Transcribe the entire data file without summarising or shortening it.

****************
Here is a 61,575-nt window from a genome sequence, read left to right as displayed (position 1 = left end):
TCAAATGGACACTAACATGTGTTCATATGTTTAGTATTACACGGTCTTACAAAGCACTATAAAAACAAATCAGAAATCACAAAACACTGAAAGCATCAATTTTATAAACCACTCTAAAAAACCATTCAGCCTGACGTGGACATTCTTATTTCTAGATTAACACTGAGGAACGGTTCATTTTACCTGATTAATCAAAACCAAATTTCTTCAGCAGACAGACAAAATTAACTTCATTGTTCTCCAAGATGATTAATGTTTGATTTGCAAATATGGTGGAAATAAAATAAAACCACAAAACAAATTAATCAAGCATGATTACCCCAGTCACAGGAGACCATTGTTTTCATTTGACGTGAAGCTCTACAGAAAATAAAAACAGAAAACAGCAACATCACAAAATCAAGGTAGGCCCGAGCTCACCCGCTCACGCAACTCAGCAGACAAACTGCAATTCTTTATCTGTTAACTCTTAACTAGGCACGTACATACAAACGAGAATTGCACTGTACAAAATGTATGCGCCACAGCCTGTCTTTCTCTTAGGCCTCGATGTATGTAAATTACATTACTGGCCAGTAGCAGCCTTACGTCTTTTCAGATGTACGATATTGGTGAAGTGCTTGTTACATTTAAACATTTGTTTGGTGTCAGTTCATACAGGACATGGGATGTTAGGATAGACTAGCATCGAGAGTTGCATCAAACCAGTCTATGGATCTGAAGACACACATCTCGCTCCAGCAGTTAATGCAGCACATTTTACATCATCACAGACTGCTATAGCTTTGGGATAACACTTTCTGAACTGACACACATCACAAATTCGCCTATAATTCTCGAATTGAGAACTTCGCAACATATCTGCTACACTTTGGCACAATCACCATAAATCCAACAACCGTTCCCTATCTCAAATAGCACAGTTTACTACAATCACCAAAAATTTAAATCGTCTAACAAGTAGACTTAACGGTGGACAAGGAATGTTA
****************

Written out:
Here is a 61,575-nt window from a genome sequence, read left to right as displayed (position 1 = left end):
TCAAATGGACACTAACATGTGTTCATATGTTTAGTATTACACGGTCTTACAAAGCACTATAAAAACAAATCAGAAATCACAAAACACTGAAAGCATCAATTTTATAAACCACTCTAAAAAACCATTCAGCCTGACGTGGACATTCTTATTTCTAGATTAACACTGAGGAACGGTTCATTTTACCTGATTAATCAAAACCAAATTTCTTCAGCAGACAGACAAAATTAACTTCATTGTTCTCCAAGATGATTAATGTTTGATTTGCAAATATGGTGGAAATAAAATAAAACCACAAAACAAATTAATCAAGCATGATTACCCCAGTCACAGGAGACCATTGTTTTCATTTGACGTGAAGCTCTACAGAAAATAAAAACAGAAAACAGCAACATCACAAAATCAAGGTAGGCCCGAGCTCACCCGCTCACGCAACTCAGCAGACAAACTGCAATTCTTTATCTGTTAACTCTTAACTAGGCACGTACATACAAACGAGAATTGCACTGTACAAAATGTATGCGCCACAGCCTGTCTTTCTCTTAGGCCTCGATGTATGTAAATTACATTACTGGCCAGTAGCAGCCTTACGTCTTTTCAGATGTACGATATTGGTGAAGTGCTTGTTACATTTAAACATTTGTTTGGTGTCAGTTCATACAGGACATGGGATGTTAGGATAGACTAGCATCGAGAGTTGCATCAAACCAGTCTATGGATCTGAAGACACACATCTCGCTCCAGCAGTTAATGCAGCACATTTTACATCATCACAGACTGCTATAGCTTTGGGATAACACTTTCTGAACTGACACACATCACAAATTCGCCTATAATTCTCGAATTGAGAACTTCGCAACATATCTGCTACACTTTGGCACAATCACCATAAATCCAACAACCGTTCCCTATCTCAAATAGCACAGTTTACTACAATCACCAAAAATTTAAATCGTCTAACAAGTAGACTTAACGGTGGACAAGGAATGTTA